Windsor

Petition against 'ridiculous' $3M light display at Jackson Park supported by hundreds

Brett Henderson said the $3 million would be better spent helping Windsor's homeless, paying for better infrastructure or helping homeowners repair their basements after widespread flooding that followed heavy rain Tuesday.

More than 2,300 people have signed

(David Horemans/CBC)

Thousands of residents in Windsor have taken a dim view of council's plan to spend $3 million on a holiday light display in Jackson Park.

Brett Henderson, 21, created a petition opposing the decision Tuesday night. When he woke up Wednesday morning he found it had already garnered more than 2,300 signatures.

"It was crazy," he said. "It was really encouraging just to know there are that many people who care."

On Monday, Mayor Drew Dilkens cast the deciding vote in favour of his motion, which would bring brightly lit trees, sleigh rides and food trucks to Jackson Park during the winter months.

Councillors John Elliott, Ed Sleiman, Jo-Anne Gignac, Paul Borrelli and Fred Francis voted in favor of the motion.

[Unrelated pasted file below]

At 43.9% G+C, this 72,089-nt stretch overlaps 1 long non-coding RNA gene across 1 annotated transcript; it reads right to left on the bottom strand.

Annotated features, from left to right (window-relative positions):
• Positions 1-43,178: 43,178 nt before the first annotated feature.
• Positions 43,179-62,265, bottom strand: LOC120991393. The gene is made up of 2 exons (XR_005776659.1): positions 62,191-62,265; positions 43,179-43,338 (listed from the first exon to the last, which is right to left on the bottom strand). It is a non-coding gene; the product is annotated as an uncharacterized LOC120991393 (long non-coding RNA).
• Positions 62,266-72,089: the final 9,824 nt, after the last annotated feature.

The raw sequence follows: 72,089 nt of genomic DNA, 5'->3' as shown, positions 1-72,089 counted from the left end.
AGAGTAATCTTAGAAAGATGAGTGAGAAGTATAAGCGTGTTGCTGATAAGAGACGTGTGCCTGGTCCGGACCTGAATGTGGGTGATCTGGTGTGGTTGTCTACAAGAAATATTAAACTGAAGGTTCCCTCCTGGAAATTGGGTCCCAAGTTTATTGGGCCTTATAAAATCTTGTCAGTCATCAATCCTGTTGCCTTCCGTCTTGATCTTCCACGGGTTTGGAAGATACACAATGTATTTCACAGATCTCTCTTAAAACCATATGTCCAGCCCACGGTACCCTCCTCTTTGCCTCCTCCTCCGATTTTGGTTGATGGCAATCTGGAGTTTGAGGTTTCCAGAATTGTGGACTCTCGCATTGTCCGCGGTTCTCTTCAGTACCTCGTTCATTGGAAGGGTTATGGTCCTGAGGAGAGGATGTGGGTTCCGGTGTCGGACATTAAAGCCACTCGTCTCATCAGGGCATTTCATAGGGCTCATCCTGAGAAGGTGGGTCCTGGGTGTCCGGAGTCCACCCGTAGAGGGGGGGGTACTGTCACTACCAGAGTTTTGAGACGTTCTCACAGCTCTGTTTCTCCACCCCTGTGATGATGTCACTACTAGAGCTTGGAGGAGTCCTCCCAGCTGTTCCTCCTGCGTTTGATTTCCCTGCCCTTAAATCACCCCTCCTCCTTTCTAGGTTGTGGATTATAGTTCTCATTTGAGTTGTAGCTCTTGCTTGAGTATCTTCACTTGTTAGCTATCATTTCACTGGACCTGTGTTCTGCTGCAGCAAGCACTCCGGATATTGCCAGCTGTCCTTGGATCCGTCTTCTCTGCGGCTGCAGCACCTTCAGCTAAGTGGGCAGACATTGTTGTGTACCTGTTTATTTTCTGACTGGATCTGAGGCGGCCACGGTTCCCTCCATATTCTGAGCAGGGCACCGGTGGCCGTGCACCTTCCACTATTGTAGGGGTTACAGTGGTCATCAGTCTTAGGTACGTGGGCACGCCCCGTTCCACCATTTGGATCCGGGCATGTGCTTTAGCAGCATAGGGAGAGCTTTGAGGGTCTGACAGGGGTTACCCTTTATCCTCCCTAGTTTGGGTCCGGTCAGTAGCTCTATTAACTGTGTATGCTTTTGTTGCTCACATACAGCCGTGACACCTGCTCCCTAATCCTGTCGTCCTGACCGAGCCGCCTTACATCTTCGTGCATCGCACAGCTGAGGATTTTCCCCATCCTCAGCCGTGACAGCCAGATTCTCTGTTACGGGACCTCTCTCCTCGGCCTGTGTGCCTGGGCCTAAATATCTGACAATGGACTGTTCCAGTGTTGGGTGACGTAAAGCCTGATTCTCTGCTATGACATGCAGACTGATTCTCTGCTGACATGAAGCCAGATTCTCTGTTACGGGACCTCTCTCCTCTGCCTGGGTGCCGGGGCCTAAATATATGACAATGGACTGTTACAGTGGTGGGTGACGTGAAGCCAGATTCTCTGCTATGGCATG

Councillors Hilary Payne, Bill Marra, Irek Kusmierczyk, Chris Holt and Rino Bortolin voted against the proposal.

Delegations spoke out against the proposal before the vote and reactions on social media have been overwhelmingly negative. 

Henderson said the $3 million would be better spent helping Windsor's homeless, paying for better infrastructure or helping homeowners repair their basements after widespread flooding that followed heavy rain Tuesday.

"I get the timing on this is horrible," said Dilkens, who added the report on the lights proposal came out 10 days before the flood. "The two incidents are completely unrelated," he added.

Henderson said he's personally contacted every councillor who voted in favour of the mayor's motion and called on community members to do the same.

"It's a ridiculous decision I don't think was fairly talked about or presented to the public."

Councillor signs on

Ward 8 councillor Bill Marra said he heard Henderson's call, and signed the petition.

"I wanted to validate the concerns of these citizens have expressed as well," he said. Our citzens are our bosses and it's our job and commitment to listen."

In order for the motion to be called back, one of the councillors must make a request, something Marra said has happened in the past and could happen in this case.

Coun. Bill Marra speaks during a council meeting in April 2016. (Alex Brockman/CBC)

When it comes to future votes, he suggested community members can sway council's view by launching petitions ahead of votes and using email or social media to contact councillors.

If that doesn't work, he said the best thing to do is sign up to address council as a delegate.

"Ultimatel if you can come to chambers and present your views that's very powerful and people like me do listen."

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